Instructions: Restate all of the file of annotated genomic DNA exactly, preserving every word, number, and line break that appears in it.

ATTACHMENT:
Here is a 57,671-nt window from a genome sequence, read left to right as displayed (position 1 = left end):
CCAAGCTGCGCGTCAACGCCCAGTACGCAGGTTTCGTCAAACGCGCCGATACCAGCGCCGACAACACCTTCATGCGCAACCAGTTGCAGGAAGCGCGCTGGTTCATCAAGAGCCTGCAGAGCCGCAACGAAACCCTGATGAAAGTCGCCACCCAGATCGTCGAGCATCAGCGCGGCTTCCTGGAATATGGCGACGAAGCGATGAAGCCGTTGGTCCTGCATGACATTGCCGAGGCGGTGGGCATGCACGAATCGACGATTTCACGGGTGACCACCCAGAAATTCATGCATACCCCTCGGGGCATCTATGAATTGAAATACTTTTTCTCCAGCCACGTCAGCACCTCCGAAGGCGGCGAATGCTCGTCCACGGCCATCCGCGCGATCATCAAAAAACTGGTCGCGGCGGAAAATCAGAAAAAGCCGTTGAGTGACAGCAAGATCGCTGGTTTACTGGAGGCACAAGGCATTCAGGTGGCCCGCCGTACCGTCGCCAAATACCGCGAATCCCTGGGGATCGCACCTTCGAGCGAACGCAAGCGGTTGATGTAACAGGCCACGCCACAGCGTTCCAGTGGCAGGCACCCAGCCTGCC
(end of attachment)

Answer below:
Here is a 57,671-nt window from a genome sequence, read left to right as displayed (position 1 = left end):
CCAAGCTGCGCGTCAACGCCCAGTACGCAGGTTTCGTCAAACGCGCCGATACCAGCGCCGACAACACCTTCATGCGCAACCAGTTGCAGGAAGCGCGCTGGTTCATCAAGAGCCTGCAGAGCCGCAACGAAACCCTGATGAAAGTCGCCACCCAGATCGTCGAGCATCAGCGCGGCTTCCTGGAATATGGCGACGAAGCGATGAAGCCGTTGGTCCTGCATGACATTGCCGAGGCGGTGGGCATGCACGAATCGACGATTTCACGGGTGACCACCCAGAAATTCATGCATACCCCTCGGGGCATCTATGAATTGAAATACTTTTTCTCCAGCCACGTCAGCACCTCCGAAGGCGGCGAATGCTCGTCCACGGCCATCCGCGCGATCATCAAAAAACTGGTCGCGGCGGAAAATCAGAAAAAGCCGTTGAGTGACAGCAAGATCGCTGGTTTACTGGAGGCACAAGGCATTCAGGTGGCCCGCCGTACCGTCGCCAAATACCGCGAATCCCTGGGGATCGCACCTTCGAGCGAACGCAAGCGGTTGATGTAACAGGCCACGCCACAGCGTTCCAGTGGCAGGCACCCAGCCTGCC